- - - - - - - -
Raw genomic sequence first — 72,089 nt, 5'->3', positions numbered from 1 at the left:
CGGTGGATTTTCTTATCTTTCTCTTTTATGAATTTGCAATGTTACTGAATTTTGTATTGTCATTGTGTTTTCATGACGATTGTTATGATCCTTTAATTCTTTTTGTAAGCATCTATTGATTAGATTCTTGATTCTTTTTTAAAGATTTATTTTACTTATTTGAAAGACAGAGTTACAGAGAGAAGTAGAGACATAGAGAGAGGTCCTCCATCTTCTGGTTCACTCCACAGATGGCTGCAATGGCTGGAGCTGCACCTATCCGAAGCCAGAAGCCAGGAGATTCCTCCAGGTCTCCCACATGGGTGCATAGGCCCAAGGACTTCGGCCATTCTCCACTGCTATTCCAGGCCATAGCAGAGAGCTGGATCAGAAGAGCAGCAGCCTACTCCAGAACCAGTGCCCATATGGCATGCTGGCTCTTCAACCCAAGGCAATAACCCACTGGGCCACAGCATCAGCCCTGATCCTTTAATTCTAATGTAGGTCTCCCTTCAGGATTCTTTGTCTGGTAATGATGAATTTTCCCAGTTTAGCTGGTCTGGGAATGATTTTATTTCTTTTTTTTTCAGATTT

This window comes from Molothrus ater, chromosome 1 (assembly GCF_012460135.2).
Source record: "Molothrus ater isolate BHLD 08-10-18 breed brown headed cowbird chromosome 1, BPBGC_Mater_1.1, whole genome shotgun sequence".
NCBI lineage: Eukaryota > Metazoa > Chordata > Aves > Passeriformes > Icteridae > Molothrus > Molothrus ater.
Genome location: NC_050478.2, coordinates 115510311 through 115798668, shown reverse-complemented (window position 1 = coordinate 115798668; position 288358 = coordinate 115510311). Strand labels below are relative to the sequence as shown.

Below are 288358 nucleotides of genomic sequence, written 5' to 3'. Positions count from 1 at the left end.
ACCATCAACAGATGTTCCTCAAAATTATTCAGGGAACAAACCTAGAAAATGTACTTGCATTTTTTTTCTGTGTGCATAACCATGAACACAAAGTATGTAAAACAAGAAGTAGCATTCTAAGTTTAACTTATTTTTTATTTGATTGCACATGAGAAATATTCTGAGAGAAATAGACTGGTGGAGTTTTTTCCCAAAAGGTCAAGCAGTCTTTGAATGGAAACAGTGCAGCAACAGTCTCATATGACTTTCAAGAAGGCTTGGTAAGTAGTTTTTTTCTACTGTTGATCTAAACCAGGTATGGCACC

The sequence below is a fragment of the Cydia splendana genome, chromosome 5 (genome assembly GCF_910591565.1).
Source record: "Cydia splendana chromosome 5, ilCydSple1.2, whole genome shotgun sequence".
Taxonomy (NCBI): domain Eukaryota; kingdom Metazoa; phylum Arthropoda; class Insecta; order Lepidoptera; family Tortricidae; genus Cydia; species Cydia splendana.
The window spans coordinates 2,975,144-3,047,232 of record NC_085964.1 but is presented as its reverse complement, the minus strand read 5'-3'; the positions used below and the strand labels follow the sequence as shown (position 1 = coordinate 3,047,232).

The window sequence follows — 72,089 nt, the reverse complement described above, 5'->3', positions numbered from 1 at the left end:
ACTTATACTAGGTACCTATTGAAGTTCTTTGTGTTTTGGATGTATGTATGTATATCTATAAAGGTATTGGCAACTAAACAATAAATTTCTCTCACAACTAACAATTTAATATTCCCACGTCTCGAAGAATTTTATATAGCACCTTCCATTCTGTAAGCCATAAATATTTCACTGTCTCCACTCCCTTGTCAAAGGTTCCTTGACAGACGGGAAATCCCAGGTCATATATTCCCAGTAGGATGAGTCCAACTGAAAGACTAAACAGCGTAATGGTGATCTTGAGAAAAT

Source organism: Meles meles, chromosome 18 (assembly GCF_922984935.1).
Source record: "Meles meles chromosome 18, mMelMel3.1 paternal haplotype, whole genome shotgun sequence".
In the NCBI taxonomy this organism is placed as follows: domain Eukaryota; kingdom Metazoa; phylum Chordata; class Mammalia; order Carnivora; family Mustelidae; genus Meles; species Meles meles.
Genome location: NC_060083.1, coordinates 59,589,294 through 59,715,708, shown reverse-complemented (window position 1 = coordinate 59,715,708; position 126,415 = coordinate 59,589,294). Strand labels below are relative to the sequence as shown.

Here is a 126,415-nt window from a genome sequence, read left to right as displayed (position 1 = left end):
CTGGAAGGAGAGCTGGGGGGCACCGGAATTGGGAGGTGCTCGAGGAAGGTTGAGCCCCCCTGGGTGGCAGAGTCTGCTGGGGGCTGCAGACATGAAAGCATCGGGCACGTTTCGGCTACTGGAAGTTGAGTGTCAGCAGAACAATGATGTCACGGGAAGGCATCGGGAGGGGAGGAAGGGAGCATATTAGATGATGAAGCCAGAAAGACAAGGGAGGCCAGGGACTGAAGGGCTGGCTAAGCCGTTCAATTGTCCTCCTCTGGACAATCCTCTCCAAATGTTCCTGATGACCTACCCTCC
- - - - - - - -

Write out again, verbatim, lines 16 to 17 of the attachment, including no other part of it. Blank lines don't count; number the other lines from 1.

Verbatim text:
Source record: "Meles meles chromosome 18, mMelMel3.1 paternal haplotype, whole genome shotgun sequence".
In the NCBI taxonomy this organism is placed as follows: domain Eukaryota; kingdom Metazoa; phylum Chordata; class Mammalia; order Carnivora; family Mustelidae; genus Meles; species Meles meles.